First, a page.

Employer fined £20,000 after accident

A HORRIFIC accident which left a Suffolk yardman unable to work again when he was crushed between a forklift truck and a lorry has cost his employer almost £20,000.

A HORRIFIC accident which left a Suffolk yardman unable to work again when he was crushed between a forklift truck and a lorry has cost his employer almost £20,000.

Builders' merchant Clarkes of Walsham Ltd yesterdayadmitted breaching safety rules and was fined £10,000 and ordered to pay Gerald Frost £5,000 in compensation after the accident in April this year.

St Edmundsbury Magistrates also ordered the firm to pay £4,874.65 costs.

The court was told Mr Frost, 63, would probably never work again as a result of his injuries, which included a fractured neck, broken ribs and a collapsed lung.

Clarkes, which employs more than 100 people and has an annual turnover of more than £9m, admitted breaching the Health and Safety at Work Act by having no policy in place to address the dangers of reversing vehicles.

Mr Frost, of Wattisfield Road, Walsham le Willows, had been working at the company as a yardman for 46 years when the accident happened on April 9.

Most Read

Paul Carter, prosecuting on behalf of the Health and Safety Executive, told the court how Mr Frost had parked his forklift truck outside a maintenance workshop to carry out some work on his vehicle.

A seven-and-a-half-tonne flat bed lorry reversed into the back of Mr Frost and crushed him against the mast of his forklift, he said.

Another worker saw the accident and told the lorry driver to move forward and Mr Frost collapsed to the ground. He was taken to the West Suffolk Hospital in Bury St Edmunds, and then to the Norwich and Norfolk Hospital where he spent eight days and received 10 units of blood. He was then returned to the West Suffolk Hospital for nine days. The worker later had to return to hospital again when he suffered complications with his collapsed lung, the court was told.

Mr Carter said the company had failed to address the risks and hazards and involved with reversing vehicles.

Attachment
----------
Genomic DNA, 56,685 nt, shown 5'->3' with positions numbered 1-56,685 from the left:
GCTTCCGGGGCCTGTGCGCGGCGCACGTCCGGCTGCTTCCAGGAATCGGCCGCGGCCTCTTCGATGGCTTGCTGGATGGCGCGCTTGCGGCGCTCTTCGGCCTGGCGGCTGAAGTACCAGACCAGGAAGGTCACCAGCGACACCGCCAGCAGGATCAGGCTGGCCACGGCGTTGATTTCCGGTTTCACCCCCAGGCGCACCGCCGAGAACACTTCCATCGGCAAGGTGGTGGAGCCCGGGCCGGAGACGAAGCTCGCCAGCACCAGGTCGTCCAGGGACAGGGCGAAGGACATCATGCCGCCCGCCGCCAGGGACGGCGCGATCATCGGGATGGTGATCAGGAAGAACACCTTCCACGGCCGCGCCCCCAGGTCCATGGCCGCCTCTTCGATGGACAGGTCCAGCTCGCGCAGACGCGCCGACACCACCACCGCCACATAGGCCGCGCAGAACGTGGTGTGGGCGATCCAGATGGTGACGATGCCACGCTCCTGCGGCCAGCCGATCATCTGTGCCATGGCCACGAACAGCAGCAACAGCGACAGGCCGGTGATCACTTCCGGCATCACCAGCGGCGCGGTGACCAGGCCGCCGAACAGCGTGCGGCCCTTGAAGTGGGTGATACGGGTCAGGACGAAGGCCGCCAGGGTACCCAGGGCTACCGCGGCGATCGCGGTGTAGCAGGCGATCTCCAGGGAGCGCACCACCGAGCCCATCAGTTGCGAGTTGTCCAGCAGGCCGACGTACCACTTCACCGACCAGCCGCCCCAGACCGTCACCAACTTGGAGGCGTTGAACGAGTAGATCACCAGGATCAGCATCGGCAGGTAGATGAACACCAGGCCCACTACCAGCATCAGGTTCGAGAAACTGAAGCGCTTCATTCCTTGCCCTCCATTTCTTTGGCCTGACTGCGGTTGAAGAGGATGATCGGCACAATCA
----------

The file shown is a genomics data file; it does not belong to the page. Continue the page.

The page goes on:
"The company has a general duty to do all that is reasonably practical to ensure the safety of its employees. It failed to scrutinise thoroughly the risks of reversing vehicles," he added.

The court heard how the company has taken major steps to improve safety since the accident. No reversing is now allowed unless there is someone available to guide the drivers and all workers have to wear high visibility jackets. The company has also introduced measures recommended by safety inspectors and employed independent health and safety consultants.

Justin Rainfordmitigating, said: "It is easy in retrospect to identify problems and to look at measures to rectify the problems and the company has taken those steps.

"This is not a company that simply ignored health and safety procedures and even before the accident it had a lengthy safety policy in place. It had inspections in 1998,1999 and 2000 and it addressed any concerns that were highlighted. The risks of reversing vehicles were not identified."

He said the company was very concerned about Mr Frost's injuries and that he was a valued member of staff. The firm had continued to pay him full wages plus bonuses and is likely to do so until he reaches retirement age. The company also provided Mr Frost's son with a vehicle and fuel so that he could visit his father in hospital.

After yesterday's hearing the company's managing director Harvey Clarke said: "I think the sentence was fair and the hearing was handled in a fair and considerate way. The company has taken on board all the information the Health and Safety Executive made available to us.

"This was a very unfortunate accident and we have put measures in place to rectify the problems. This was the first time anything like this has happened to us in nearly 100 years and we don't envisage anything like that happening again in the next 100 years."

Mr Frost last night said he did not want to comment about the case but stressed: "I am very happy with the way I have been treated by the firm."

Become a Supporter

This newspaper has been a central part of community life for many years. Our industry faces testing times, which is why we're asking for your support. Every contribution will help us continue to produce local journalism that makes a measurable difference to our community.

Become a Supporter